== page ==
“The better question, … can Vincentian depend on government either for accuracy of information, timeliness of information, or whether in fact they are putting party interest above that of the nation …”

The latest known run on BLA — in January — came after a letter in the Vincentian newspaper by Luke Browne, an economist at the Ministry of Finance, who accused former BLA director of untoward actions, raised concerns about the management of the institution, and asked if it was about to collapse.

Prime Minister Dr. Ralph Gonsalves, on Feb. 4 deposited at BLA $21,000 on behalf of his daughter. And, Eustace disclosed on Monday that Gonsalves’ brothers withdrew some $1 million from BLA in October 2012.

“… we have two discordant songs: a Prime Minister carrying $20,000 to the bank and saying have confidence … and another spokesperson in his ministry is saying, ‘Look, that house is on fire. Out it!” Leacock said at the press conference on Monday.

“So, basically, Building & Loan is, in a sense, in their scenario, a building on fire and he’s running up with a butter pan to out it.

“That’s what we have in St. Vincent. Is that enough for us? And the message from the Leader, as I understand it from him, it is far from satisfactory. But Vincentian say that is a problem for the New Democratic Party. I say it is a problem for all of us.”

Leacock noted that it was the second time in two years that this country is facing a problem with a financial institution.

“In the case of the National Commercial Bank, the problem was small people who were saving and who were at risk to lose their shirt. Over 5,000 such people, I understand, could have lost their money in the National Commercial Bank. We took the moral highway, the principled approach, and some may argue we lost the election because we put St Vincent before the New Democratic Party.

“On this occasion, it is not those who were saving; this is those who are the investment class of this country who are now at risk. People need to take that on board. Over 1,000 houses can go up,” Leacock said.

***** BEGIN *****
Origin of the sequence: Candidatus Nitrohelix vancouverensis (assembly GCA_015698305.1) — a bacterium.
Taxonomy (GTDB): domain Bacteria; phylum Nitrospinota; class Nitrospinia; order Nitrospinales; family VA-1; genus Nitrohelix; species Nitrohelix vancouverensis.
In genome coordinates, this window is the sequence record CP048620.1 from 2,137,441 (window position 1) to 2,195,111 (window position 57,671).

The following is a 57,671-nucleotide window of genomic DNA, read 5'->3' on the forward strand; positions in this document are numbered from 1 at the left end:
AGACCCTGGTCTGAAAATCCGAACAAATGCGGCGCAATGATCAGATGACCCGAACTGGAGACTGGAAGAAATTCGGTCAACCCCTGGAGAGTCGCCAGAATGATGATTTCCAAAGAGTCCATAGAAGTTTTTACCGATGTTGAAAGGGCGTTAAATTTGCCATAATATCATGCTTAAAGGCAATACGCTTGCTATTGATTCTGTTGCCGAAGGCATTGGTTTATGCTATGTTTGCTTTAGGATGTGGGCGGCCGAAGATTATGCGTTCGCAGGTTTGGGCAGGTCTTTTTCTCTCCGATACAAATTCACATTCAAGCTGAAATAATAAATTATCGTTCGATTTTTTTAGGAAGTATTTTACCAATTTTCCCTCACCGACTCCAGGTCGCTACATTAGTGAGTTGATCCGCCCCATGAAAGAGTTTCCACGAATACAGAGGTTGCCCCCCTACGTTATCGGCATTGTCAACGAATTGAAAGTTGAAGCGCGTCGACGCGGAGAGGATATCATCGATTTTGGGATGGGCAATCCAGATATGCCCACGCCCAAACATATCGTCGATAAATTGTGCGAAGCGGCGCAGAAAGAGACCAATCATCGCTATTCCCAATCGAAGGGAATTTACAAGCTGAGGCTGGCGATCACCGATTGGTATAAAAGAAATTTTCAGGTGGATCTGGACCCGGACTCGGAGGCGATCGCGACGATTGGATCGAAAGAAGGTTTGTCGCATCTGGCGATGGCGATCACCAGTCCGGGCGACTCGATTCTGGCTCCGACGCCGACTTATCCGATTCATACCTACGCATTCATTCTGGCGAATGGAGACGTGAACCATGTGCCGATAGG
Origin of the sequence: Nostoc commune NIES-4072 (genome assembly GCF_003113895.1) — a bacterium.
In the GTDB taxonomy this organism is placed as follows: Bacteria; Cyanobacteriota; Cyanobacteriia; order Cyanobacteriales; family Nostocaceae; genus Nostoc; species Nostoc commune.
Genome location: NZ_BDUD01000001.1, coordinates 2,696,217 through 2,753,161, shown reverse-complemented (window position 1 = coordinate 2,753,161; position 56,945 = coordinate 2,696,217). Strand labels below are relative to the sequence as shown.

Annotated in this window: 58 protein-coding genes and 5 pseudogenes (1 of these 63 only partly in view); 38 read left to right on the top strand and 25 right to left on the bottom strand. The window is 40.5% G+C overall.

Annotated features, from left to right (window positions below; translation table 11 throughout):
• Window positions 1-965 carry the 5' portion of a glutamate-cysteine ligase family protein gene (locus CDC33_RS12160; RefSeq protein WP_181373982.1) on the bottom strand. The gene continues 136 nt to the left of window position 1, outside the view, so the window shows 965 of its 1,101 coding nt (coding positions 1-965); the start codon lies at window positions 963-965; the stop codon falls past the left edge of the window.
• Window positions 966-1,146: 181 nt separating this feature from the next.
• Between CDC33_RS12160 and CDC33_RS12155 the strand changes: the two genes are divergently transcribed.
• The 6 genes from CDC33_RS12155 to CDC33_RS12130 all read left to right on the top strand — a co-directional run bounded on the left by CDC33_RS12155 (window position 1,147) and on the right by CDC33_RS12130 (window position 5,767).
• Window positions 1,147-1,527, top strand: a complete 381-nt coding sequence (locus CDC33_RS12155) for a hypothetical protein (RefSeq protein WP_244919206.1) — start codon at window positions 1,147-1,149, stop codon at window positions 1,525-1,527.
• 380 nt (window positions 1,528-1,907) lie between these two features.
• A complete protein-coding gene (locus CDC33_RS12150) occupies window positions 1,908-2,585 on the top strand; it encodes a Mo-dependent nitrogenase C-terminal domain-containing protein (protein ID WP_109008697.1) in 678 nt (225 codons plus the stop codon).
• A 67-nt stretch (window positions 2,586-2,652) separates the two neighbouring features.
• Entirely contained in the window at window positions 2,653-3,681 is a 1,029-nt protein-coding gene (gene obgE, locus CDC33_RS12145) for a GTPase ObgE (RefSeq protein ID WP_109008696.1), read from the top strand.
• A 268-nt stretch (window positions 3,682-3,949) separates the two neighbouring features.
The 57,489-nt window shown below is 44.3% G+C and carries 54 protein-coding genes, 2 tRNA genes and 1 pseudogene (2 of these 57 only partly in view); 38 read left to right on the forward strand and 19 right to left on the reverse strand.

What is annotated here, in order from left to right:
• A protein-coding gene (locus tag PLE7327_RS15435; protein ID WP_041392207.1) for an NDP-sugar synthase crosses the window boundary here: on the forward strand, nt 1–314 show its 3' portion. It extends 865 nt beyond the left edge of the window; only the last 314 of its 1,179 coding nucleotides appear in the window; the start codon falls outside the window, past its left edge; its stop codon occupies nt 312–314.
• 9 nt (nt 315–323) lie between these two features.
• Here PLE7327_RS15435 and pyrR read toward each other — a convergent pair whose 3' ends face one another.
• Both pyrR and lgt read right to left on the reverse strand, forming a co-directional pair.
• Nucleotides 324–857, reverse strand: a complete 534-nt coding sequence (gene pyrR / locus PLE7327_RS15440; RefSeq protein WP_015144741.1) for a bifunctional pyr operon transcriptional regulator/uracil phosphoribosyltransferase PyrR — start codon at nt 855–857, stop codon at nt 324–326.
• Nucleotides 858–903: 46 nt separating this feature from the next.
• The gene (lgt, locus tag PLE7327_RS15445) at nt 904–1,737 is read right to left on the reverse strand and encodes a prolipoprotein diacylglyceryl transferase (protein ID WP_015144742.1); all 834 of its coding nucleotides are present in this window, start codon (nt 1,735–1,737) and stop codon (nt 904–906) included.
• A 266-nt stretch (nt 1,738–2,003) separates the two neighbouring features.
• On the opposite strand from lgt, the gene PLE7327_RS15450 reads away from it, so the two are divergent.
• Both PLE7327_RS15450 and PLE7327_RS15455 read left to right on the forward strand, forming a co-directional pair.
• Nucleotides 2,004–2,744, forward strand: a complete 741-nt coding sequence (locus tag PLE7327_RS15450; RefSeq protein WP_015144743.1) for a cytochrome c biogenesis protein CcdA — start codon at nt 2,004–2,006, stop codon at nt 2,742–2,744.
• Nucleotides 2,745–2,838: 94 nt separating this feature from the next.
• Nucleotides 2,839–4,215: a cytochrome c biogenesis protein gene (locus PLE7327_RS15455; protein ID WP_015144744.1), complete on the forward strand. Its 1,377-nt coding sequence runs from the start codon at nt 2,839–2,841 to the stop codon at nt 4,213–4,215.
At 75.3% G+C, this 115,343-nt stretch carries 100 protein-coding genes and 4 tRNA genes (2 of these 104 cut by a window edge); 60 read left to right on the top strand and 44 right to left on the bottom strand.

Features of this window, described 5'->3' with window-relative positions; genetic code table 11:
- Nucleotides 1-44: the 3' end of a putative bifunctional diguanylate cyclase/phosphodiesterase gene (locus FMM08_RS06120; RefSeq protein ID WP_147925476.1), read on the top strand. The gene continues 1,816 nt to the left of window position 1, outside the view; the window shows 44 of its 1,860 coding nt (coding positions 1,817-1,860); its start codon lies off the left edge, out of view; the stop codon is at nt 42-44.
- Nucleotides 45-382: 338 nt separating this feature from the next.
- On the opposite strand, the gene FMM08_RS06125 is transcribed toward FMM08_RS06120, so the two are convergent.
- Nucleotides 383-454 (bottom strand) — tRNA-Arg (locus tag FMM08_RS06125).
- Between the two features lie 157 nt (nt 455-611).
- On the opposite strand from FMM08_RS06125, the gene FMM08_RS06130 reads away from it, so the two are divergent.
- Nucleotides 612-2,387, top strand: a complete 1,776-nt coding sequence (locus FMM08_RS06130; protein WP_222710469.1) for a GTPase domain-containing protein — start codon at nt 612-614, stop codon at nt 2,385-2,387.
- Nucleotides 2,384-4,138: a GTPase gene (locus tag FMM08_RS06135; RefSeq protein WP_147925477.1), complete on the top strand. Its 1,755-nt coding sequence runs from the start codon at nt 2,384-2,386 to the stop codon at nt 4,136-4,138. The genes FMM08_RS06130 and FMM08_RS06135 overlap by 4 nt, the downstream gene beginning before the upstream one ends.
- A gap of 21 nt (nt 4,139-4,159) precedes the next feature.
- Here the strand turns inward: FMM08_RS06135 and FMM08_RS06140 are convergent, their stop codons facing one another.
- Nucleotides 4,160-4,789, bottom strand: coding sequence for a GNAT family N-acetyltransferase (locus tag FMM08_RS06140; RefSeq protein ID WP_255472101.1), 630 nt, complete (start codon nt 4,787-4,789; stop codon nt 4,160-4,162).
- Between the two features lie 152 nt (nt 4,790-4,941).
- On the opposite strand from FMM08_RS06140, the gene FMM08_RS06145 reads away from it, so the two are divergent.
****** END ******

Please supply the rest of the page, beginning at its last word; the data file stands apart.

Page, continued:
He said the situation has the potential for a contagion effect

“If a board house is burning and yours is two, three feet away, and you don’t wet yours, it may get burnt down too,” he said.

He said if Vincentians have lost confidence in BIACO and CLICO — the insurance magnates that collapsed, sending a financial tsunami across the region — and they also lose confidence in the 72-year-old BLA, a building society,

“Then what other institution will they lose confidence in?

“You know what that means?” Leacock further said.

“Serious investors will begin to have a flight of capital, take their money and invest it out of St. Vincent and the Grenadines. So we will compound the jobless non-growth that we have in St. Vincent and the Grenadines. That’s what we are having, a virtual collapse of the financial economy because of the mismanagement and the absence of confidence,” he said at the press conference.

But the collapse of BLA could have significant negative impact on the Vincentian economy.

BLA is said to be worth 12 per cent of the country’s gross domestic product. Reports say it has a loan portfolio of over $200 million, and membership of over 20,000 – about one-fifth of the population of St. Vincent and the Grenadines.